85. In Azhar Hussain's case (AIR 1986 SC 1253) (supra), the Court held that the material facts are those facts, which if established would give the petitioner the relief asked for. The test required to be answered is whether the Court could have given a direct verdict in favour of the election petitioner, in case the returned candidate had not appeared to oppose the election petition on the basis of the fact pleaded in the election petition. In Udhav Singh's case (AIR 1976 SC 744) (supra), the material facts were held to be all the primary facts, which must be proved at the trial by a party to establish the existence of a cause of action or his defence and in the context of a charge of corrupt practice, the same were held to mean all the basic fact constituting the ingredients of the particular corrupt practice alleged, which the petitioner is bound to substantiate before he can succeed on that charge. It was held that whether a particular fact is material or not and as such required to be pleaded is a question which depends on the nature of the charge levelled, the ground relied upon and the special circumstances of the case. In other words, it was held that all those facts which are essential to clothe the petitioner with a complete cause of action are material facts, which must be pleaded and a failure to plead even a single material fact amounts to disobedience of the mandate of Section 83(1)(a).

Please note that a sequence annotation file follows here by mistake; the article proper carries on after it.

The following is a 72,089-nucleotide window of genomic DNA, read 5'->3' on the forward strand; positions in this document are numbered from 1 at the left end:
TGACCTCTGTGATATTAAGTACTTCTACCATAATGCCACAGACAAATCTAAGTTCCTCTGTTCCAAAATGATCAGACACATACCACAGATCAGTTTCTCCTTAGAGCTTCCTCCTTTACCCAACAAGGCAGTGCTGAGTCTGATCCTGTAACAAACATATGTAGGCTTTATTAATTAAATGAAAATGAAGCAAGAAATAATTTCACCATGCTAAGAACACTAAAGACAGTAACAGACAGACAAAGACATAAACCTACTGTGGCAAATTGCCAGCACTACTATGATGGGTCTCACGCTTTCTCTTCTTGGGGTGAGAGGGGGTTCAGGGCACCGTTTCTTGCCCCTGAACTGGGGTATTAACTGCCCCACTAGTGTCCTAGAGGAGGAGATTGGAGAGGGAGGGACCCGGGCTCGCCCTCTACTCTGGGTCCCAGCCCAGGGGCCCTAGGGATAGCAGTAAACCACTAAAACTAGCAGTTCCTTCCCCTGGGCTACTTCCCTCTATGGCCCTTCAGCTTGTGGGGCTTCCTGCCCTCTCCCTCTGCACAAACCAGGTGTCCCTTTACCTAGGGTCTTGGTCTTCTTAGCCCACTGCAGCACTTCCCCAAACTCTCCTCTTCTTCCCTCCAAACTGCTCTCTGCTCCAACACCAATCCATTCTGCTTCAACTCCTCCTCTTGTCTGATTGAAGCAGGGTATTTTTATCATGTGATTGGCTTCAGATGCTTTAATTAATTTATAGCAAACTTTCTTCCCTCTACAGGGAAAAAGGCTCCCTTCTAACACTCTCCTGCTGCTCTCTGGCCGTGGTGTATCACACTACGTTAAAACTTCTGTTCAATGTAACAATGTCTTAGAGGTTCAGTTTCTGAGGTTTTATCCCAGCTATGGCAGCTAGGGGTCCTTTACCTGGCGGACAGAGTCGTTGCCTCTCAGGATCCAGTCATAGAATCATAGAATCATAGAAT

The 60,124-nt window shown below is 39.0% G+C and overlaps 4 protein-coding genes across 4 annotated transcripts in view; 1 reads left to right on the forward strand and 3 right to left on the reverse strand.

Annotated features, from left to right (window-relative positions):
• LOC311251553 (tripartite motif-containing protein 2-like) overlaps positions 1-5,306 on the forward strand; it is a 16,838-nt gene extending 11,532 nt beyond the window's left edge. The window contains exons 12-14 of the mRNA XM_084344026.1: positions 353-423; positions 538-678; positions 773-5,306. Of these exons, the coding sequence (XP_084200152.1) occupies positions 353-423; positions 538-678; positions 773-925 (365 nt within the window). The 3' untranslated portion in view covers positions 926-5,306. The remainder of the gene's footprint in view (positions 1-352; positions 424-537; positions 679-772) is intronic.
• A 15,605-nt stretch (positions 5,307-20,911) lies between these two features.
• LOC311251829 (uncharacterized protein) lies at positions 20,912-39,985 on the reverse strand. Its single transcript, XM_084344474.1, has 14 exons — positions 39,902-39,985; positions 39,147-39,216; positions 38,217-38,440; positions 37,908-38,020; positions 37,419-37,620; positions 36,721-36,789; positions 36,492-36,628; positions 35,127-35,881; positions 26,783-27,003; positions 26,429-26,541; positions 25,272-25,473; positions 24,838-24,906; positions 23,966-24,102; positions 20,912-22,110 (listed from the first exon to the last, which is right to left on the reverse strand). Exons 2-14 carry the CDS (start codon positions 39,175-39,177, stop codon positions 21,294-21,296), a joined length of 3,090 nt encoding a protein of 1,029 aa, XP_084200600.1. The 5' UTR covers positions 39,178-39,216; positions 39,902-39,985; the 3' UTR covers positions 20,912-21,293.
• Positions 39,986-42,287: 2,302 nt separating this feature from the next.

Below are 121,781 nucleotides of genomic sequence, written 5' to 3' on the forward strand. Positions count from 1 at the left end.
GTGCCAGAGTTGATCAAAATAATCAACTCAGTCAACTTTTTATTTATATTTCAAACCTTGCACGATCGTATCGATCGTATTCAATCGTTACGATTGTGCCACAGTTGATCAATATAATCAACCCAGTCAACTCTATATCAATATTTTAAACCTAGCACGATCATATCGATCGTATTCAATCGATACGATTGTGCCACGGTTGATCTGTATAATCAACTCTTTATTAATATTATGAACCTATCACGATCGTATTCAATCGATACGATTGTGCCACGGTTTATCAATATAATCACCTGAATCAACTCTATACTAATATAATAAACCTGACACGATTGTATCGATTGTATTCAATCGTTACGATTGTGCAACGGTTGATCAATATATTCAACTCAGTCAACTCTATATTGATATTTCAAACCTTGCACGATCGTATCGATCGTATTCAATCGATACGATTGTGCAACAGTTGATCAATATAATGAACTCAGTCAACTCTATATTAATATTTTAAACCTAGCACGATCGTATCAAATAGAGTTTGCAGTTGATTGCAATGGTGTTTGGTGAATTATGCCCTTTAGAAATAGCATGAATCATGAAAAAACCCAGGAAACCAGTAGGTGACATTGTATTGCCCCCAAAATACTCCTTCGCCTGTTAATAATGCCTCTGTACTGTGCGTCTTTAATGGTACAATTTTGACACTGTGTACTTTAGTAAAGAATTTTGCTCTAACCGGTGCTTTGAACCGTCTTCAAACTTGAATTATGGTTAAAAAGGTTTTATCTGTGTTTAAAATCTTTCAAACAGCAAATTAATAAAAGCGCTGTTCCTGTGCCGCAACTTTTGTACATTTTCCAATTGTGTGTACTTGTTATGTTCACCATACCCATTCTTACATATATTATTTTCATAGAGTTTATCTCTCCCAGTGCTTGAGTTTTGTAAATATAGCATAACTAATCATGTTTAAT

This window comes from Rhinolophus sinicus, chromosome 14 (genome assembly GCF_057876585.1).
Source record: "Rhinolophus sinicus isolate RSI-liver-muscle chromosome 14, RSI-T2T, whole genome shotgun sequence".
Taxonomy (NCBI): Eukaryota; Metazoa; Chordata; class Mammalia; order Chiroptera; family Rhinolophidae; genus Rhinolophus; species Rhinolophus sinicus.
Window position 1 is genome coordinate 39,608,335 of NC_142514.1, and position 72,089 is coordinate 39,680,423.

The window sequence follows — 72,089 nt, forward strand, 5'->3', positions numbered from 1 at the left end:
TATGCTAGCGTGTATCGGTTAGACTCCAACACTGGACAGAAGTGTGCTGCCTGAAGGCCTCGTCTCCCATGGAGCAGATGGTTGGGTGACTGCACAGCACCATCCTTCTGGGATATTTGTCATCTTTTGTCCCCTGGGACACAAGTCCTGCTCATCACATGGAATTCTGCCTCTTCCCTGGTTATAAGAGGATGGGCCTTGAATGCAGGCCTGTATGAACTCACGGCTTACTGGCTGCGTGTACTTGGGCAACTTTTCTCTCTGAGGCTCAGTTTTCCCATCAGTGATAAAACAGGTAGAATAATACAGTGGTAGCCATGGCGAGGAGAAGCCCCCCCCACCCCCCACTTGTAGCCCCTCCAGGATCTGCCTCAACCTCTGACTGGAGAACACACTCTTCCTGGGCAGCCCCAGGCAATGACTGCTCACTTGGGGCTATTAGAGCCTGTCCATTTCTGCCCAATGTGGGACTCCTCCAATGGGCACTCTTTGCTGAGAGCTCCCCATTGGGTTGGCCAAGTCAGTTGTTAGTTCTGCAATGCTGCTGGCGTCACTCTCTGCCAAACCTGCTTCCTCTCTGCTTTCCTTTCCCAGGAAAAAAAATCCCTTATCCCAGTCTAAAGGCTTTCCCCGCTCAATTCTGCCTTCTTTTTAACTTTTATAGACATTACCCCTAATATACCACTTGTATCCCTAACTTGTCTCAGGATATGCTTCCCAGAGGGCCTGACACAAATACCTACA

86. Particulars, on the other hand, were held to be the details of the case set up by the party and consequently material particulars would, therefore, mean all the details which are necessary to amplify, refine and embellish the material facts already pleaded in the petition. Particulars were held to serve the purpose of "finishing touches in the basic contours of a picture already drawn to make it full more detailed and more informative."
87. Having noticed the settled position as regards the contents of the expression 'material facts', it is necessary now to examine the various allegations made in the election petition in order to find out as to whether the same give rise to triable issues. In other words, it would be necessary to see that whether on the allegations made in petition, without considering the stand taken by the respondent and without any further evidence, can a verdict be recorded in favour of the petitioner.
Allegations of non-compliance with the provisions of the Act and the Rules.